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With that,(such power was given him then,) he took The Son of God up to a mountain high. It was a mountain at whose verdant feet A spacious plain outstretch'd in circuit wide Lay pleasant; from his side two rivers flow'd, Th’ one winding, th’ other straight, and left between Fair champain with less rivers intervein'd, Then meeting join'd their tribute to the sea : Fertile of corn the glebe, of oil, and wine; With herds the pastures throng’d, with flocks the
Huge cities and high tower'd, that well might seem
238 insight] Milton's own edition, and all the earlier editions, except Tonson's, 1747, read “in sight.'
For barren desert, fountainless and dry.
Well have we speeded, and, o'er hill and dale,
264 fountainless and dry] Desarts desolate, and dry! Drayton's Moses, lib. ii. p. 1603, ed. 8vo.
288 Choaspes] See Plin. N. Hist. lib. xxiv. C. cii. vol. iv. p. 362. ed. Brot. and lib. xxxi. c. xxi. 3. vol. v. p. 299, Parthorum reges ex Choaspe, et Eulæo tantum bibunt.'
• It is a fact worthy of remark, that at this moment, while all the inhabitants of Kermanshah drink of the stream of Aub Dedoong, and of the spring called Aubi-i-Hassan-Khan, the king's son alone has the water for himself and his harem brought from the stream of the Kara Soo (the Choaspes). We drank of it ourselves as we passed, and from its superiority to all the waters of which we had tasted since leaving the banks of the Tigris, the draught was delicious enough to be sweet even to the palsied taste of royalty itself.' Buckingham's Trav. in Assyria, &c. p. 119. On the delicious water of the Nile, see Forbes's Oriental Mem. ii. p. 72; and on that of the Ganges, 139. The Mogul Emperors travelled with it: Akber never drank any other, and called it the "Water of Life.' 306 flight] Lucan. Phars. i. 229,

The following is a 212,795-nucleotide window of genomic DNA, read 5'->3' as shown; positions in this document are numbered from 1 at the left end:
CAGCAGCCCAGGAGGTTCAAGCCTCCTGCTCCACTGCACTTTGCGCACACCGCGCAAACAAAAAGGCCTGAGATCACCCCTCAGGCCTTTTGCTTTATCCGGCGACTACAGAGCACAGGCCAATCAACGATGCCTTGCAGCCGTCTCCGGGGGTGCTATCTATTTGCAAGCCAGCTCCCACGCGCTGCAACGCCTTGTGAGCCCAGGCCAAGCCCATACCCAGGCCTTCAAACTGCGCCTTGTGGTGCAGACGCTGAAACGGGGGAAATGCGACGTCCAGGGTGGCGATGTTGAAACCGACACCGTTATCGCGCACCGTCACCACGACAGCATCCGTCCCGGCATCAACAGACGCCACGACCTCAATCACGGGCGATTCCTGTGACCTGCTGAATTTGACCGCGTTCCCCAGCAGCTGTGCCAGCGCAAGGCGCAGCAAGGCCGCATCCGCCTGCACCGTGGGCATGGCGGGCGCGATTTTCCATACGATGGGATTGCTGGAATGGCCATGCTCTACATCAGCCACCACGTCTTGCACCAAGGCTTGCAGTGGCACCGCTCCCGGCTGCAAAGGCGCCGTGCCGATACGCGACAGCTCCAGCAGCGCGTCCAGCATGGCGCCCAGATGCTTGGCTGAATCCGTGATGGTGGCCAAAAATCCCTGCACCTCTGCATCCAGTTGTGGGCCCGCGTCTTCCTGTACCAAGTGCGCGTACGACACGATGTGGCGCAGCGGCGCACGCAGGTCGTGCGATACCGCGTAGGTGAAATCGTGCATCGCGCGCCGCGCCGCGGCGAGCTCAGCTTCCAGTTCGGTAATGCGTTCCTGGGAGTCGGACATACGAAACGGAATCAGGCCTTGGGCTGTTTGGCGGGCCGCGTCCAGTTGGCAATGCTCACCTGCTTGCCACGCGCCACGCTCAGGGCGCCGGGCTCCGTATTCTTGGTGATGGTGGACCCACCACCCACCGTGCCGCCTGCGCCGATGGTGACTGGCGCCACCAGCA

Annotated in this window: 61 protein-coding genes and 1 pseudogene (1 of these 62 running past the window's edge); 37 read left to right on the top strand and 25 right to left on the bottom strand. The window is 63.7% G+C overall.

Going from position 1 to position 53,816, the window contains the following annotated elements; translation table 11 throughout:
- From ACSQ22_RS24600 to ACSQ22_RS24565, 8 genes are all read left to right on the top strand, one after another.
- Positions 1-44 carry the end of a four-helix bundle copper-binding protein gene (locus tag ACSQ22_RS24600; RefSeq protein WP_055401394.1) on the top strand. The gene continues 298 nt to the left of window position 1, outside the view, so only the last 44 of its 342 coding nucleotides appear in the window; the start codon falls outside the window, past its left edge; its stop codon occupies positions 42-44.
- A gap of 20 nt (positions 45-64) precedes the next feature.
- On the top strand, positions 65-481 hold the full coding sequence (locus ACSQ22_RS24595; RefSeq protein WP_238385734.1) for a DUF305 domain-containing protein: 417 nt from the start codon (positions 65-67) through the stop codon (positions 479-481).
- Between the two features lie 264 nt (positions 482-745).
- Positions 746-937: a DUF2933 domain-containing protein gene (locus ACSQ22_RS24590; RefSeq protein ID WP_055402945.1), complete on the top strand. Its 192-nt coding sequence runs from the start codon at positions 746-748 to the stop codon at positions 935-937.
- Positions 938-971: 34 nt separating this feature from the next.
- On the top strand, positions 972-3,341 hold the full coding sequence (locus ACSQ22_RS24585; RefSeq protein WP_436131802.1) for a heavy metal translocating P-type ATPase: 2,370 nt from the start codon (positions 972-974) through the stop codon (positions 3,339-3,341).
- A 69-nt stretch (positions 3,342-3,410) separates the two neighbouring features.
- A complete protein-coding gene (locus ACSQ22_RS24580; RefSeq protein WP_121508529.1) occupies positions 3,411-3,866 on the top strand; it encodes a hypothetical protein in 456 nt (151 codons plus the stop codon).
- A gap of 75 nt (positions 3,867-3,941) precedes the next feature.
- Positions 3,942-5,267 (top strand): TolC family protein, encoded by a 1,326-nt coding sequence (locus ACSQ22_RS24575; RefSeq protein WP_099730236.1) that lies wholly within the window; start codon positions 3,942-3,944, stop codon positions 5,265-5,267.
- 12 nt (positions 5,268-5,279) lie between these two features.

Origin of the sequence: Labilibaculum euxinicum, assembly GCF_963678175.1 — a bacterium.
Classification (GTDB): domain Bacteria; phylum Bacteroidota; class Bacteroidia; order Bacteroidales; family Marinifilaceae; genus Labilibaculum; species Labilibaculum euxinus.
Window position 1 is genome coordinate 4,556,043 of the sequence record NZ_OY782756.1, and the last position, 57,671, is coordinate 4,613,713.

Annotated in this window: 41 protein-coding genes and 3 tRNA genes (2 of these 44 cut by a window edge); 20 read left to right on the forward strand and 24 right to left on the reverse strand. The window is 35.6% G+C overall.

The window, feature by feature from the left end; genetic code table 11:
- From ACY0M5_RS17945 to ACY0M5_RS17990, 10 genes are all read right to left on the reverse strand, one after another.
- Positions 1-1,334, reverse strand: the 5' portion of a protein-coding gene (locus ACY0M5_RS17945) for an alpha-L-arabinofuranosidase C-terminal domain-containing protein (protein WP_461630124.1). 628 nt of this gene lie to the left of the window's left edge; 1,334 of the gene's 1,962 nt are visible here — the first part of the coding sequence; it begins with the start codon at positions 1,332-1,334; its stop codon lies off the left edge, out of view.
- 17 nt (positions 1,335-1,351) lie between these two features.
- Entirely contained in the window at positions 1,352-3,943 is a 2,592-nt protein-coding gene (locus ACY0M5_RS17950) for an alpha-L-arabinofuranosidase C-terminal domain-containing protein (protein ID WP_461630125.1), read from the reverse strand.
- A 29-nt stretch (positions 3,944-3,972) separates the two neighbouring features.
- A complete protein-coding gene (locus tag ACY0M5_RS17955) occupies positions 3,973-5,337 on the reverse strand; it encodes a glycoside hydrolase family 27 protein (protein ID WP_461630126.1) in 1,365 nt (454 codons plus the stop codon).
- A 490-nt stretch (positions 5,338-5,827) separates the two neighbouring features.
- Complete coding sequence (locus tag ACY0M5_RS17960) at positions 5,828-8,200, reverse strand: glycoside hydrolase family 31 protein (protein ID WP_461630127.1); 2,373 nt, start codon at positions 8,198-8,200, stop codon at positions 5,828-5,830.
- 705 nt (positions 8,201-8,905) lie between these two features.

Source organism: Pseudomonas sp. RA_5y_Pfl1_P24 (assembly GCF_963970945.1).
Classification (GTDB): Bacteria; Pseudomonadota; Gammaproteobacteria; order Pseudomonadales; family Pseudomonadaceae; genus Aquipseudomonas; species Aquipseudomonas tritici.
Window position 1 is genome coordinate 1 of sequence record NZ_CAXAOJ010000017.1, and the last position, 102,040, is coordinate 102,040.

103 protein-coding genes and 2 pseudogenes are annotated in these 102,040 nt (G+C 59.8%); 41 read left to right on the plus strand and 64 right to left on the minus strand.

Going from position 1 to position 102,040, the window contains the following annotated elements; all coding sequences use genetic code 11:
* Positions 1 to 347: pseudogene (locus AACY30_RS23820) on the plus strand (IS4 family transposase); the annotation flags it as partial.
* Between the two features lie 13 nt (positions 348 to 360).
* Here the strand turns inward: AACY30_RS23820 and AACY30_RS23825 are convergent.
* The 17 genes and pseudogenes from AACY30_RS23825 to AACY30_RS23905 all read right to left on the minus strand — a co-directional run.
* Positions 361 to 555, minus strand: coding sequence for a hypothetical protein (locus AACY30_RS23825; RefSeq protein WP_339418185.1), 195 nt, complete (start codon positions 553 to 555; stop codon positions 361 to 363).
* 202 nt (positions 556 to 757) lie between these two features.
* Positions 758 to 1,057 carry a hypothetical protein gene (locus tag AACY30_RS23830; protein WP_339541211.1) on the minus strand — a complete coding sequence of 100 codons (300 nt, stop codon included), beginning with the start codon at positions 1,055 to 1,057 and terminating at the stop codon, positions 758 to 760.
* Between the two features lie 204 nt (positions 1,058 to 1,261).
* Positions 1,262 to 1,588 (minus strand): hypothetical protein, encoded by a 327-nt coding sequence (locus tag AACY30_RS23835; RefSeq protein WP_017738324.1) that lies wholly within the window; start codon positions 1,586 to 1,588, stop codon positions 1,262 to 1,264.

The drink of none but kings; of later fame
“Missa Parthi post terga sagitta. Dunster.
See how in warlike muster they appear,
309 wedges, and half-moons] Virgil mentions the wedge;' Æn. xii. 457, “densi cuneis se quisque coactis agglomerant:' and Stat. Theb. v. 145, the half-moon; “lunatumque putes agmen descendere.' Dunster.
310 numbers numberless) For this expression (which was very common in old English Poets anterior to Milton) see Peele's Works, by Dyce, sec. ed. 1829, vol. i. p. 227.
• A number numberless, appointed well
For tournament.' and Heywood's Troy, p. 203. 311 gates] Virg. Æn. xii. 121,
plenis Agmina se fundunt portis.' Dunster. 314 Prancing] Compare the description in Heliodori Æthiop. lib ii. P.
175. ed. Mitscherlich. 324 arrowy) Æn. xii. 284.
• Tempestas telorum, ac ferreus ingruit imber.' Dunster.
Of their pursuers, and overcame by flight;
326 brown] Euripidis Phæn. 296.
Πέδιον αστράπτει. Dunster. 329 endors'd] B. Jonson's Epig. to W. Earl of Newcastle :
• Nay, so your seat his beauties did endorse,
As I began to wish myself a horse.' Dunster. 334 yoke] Æschyli Perse, 71.
Ζυγόν αμφιβαλών αυχενί πόντου. Thyer. 337 Such] Lucan. Phars. üi. 288.
coiere nec unquam